9 Building Blocks for Creating a Powerful Brand

Use these 9 key building blocks to create, strengthen and evolve your company or product brand. Each carry weight. Each add to the nuance and depth to your image as a whole. Consider each when building your brand. They should all support and add to your identity as a whole.

  1. Product or Service: At the core of your business brand is the product or service you offer.
  2. Name: A powerful brand has a memorable name. The best are typically short in length, have an interesting illiteration, are fun to say and/or inspire confidence in the company as a whole.
  3. Logo: When people think about brands they typically think about the company or product’s logo. A strong, memorable logo is important, and is usually the foundation for a brand, but it is just one element.
  4. Tagline: While the logo says who you are, the tagline says what you do, what sets you apart.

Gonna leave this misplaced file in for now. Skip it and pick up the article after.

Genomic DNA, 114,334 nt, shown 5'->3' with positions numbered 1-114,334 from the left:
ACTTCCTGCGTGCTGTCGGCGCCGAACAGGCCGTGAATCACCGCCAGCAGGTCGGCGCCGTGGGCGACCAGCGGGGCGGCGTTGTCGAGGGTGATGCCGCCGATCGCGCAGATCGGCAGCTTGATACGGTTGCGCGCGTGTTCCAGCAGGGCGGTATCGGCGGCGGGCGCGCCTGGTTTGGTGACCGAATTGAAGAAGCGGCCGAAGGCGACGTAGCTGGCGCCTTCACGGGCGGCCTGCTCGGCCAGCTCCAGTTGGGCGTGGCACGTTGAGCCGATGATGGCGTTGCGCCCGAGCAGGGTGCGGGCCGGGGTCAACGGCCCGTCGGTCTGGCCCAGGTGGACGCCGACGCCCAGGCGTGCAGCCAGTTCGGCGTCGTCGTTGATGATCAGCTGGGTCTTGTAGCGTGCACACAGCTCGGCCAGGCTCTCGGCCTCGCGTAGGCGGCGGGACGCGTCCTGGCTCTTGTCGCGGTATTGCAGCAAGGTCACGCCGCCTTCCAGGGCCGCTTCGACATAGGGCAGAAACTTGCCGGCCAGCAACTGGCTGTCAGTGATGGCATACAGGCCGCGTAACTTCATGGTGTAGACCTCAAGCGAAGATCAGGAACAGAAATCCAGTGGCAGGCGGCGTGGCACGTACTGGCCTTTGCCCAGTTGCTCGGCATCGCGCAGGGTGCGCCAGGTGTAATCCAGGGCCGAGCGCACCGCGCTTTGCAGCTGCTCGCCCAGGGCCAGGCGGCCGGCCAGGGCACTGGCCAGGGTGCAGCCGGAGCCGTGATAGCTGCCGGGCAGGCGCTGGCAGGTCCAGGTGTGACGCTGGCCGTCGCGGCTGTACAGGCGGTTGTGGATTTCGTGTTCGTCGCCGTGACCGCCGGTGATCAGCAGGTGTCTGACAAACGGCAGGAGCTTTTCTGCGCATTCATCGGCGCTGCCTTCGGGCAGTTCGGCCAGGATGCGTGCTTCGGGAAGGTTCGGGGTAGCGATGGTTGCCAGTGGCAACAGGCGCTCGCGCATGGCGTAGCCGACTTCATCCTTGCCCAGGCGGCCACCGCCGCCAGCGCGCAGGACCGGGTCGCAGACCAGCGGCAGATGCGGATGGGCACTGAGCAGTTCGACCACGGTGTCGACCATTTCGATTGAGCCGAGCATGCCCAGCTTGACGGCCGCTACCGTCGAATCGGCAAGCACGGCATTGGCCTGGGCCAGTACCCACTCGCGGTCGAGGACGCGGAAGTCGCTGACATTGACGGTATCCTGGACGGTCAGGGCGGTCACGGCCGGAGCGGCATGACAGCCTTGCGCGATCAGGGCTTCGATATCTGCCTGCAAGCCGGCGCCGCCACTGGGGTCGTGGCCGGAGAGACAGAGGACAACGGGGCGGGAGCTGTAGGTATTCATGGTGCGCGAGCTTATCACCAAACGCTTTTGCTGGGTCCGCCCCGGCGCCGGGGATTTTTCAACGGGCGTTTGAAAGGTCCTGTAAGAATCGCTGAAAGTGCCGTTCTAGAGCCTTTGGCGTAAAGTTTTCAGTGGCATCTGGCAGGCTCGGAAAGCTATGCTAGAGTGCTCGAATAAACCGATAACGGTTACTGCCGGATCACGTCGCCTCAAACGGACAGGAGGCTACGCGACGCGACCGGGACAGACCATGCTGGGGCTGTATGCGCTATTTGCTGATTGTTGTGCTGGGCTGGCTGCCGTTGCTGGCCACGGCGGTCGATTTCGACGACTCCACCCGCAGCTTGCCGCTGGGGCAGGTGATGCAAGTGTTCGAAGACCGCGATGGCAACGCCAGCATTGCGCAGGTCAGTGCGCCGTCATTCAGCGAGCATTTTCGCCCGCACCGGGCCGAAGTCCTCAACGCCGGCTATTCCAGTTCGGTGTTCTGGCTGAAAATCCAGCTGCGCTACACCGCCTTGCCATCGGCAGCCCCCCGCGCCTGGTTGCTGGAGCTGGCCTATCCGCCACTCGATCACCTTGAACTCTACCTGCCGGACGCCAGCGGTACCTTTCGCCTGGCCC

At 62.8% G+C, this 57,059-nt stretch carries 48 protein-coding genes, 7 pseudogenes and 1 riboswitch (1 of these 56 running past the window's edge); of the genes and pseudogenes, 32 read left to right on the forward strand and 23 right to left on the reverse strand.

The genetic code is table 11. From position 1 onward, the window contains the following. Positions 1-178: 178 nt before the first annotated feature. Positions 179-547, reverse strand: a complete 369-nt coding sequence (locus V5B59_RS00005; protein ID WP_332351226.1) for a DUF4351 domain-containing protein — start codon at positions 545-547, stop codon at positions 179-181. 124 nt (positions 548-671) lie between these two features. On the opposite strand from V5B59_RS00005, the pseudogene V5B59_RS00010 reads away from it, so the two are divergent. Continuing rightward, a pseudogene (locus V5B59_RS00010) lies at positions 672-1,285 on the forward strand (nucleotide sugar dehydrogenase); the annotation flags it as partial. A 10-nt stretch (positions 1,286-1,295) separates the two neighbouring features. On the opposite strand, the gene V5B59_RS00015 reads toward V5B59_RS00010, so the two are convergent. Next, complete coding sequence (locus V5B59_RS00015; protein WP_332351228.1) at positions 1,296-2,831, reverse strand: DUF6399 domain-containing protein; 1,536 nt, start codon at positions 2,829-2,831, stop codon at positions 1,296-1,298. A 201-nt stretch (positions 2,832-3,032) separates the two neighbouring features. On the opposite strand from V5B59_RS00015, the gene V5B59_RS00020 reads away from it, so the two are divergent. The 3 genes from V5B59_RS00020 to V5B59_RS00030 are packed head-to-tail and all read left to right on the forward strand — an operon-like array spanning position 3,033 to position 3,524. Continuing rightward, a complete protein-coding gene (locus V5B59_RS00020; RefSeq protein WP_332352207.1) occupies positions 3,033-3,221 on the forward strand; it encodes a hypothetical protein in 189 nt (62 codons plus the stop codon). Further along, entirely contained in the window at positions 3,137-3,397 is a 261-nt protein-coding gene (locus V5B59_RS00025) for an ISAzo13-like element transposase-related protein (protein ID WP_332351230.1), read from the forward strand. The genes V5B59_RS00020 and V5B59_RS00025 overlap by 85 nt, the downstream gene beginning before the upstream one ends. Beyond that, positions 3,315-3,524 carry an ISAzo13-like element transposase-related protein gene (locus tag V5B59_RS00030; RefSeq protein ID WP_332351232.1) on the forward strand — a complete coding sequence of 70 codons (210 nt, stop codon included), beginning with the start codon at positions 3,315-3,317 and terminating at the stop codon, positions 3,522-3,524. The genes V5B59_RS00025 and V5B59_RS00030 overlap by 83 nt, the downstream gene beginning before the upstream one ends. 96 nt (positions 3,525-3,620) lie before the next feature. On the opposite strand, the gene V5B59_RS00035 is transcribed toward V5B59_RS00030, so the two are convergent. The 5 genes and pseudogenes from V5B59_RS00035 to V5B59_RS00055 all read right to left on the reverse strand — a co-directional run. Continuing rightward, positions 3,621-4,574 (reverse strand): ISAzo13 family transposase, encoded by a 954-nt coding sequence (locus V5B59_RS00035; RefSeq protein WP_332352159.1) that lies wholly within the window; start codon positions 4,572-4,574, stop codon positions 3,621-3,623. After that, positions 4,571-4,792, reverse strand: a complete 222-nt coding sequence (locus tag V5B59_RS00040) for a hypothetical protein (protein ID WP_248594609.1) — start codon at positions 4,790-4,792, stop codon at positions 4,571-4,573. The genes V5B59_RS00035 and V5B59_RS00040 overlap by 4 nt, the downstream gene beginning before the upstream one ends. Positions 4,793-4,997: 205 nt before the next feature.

5. Color Palette: Most brand palettes are built off the brand’s logo colors, but not always. Perhaps the logo merely inspires a palette of bright colors, or pastels, or jewel tones, utilizing the logo colors as the base. Alternatively, the palette might be a single color.
  6. Fonts: Limiting your fonts to 2-3 font families that are used consistently across all your media supports and strengthen your brand.
  7. Voice: Your voice is the tone set in your copy across all media. It can be friendly and casual, professional and direct, clever or funny, even raunchy or sarcastic. Whatever your brand, it’s voice should match in tone.
  8. Imagery: This can include graphic elements, photography, video, illustration, animation and icons. Imagery adds depth to your brand.  Whatever your brand, the imagery that supports it should be consistent across all media.